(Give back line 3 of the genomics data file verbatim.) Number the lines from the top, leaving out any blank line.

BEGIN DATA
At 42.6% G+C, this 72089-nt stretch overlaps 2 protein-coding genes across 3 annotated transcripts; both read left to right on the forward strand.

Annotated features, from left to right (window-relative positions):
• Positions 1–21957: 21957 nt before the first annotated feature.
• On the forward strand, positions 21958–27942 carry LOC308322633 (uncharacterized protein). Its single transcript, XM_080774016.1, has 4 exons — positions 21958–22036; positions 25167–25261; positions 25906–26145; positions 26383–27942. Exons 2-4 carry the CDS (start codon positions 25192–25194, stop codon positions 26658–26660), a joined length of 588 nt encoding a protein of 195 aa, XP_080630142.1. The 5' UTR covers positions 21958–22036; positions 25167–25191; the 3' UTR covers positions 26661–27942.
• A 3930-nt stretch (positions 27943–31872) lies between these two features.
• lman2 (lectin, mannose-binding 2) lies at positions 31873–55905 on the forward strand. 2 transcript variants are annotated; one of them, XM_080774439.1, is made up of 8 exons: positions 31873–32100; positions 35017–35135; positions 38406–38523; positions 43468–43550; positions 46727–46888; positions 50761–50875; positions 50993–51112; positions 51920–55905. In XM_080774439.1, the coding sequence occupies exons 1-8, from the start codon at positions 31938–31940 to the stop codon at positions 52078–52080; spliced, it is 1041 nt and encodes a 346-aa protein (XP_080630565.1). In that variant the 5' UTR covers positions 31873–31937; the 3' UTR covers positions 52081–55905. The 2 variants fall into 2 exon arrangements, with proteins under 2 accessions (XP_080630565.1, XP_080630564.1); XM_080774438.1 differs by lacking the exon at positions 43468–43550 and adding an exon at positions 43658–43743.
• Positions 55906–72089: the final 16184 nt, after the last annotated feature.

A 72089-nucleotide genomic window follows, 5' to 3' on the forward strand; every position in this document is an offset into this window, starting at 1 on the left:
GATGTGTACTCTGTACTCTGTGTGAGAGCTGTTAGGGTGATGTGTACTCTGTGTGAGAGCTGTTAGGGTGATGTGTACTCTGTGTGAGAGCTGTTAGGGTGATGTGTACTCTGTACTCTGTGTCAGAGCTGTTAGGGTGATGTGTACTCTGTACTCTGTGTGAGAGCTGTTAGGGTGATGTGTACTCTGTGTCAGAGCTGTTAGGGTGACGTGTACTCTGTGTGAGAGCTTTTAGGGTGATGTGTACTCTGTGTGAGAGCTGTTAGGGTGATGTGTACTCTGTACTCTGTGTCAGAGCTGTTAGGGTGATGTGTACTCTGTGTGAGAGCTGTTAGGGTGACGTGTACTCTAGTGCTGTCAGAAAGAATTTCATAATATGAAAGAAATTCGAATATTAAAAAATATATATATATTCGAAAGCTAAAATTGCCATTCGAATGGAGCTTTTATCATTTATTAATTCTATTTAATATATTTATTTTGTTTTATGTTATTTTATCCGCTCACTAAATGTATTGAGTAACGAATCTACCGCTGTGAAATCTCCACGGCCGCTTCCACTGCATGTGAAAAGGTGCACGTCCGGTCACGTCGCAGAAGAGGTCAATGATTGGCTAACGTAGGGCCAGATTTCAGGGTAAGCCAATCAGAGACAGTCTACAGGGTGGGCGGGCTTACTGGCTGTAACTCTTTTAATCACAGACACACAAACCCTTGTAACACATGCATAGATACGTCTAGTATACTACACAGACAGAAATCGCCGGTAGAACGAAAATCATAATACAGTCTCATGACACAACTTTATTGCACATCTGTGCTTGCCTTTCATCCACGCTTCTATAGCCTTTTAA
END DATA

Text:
• Positions 1–21957: 21957 nt before the first annotated feature.